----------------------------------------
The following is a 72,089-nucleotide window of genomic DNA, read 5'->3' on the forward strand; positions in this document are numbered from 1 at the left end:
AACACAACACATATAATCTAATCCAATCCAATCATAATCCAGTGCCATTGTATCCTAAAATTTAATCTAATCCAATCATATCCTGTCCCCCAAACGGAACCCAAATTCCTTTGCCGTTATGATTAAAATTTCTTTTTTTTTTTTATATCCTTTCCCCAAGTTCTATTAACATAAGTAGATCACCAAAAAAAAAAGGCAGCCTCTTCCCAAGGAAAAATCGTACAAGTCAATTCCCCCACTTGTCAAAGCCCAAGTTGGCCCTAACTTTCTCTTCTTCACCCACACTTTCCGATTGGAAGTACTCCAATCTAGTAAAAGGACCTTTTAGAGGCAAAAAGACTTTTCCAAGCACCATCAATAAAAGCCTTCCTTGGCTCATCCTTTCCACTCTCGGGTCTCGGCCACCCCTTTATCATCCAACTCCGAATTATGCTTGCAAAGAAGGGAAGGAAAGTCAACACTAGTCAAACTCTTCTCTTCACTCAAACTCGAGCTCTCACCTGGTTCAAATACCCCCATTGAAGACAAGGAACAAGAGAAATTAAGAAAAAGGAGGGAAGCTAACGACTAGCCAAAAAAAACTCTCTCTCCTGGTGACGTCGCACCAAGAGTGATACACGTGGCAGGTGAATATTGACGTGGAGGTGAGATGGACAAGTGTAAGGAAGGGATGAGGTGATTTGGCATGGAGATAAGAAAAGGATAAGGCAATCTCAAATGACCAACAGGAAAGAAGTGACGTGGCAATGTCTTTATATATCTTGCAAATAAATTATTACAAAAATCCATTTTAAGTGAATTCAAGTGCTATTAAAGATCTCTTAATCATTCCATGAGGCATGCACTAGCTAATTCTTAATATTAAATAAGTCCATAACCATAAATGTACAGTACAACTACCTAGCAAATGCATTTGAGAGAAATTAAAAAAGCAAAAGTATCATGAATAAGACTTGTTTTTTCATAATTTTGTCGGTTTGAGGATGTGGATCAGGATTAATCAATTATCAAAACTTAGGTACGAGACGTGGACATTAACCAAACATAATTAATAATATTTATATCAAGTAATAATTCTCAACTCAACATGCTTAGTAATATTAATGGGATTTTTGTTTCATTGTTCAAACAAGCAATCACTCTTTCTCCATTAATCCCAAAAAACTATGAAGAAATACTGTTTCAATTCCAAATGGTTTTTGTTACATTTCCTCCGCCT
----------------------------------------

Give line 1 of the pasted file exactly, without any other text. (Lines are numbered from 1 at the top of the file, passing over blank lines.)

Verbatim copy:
The following is a 72,089-nucleotide window of genomic DNA, read 5'->3' on the forward strand; positions in this document are numbered from 1 at the left end: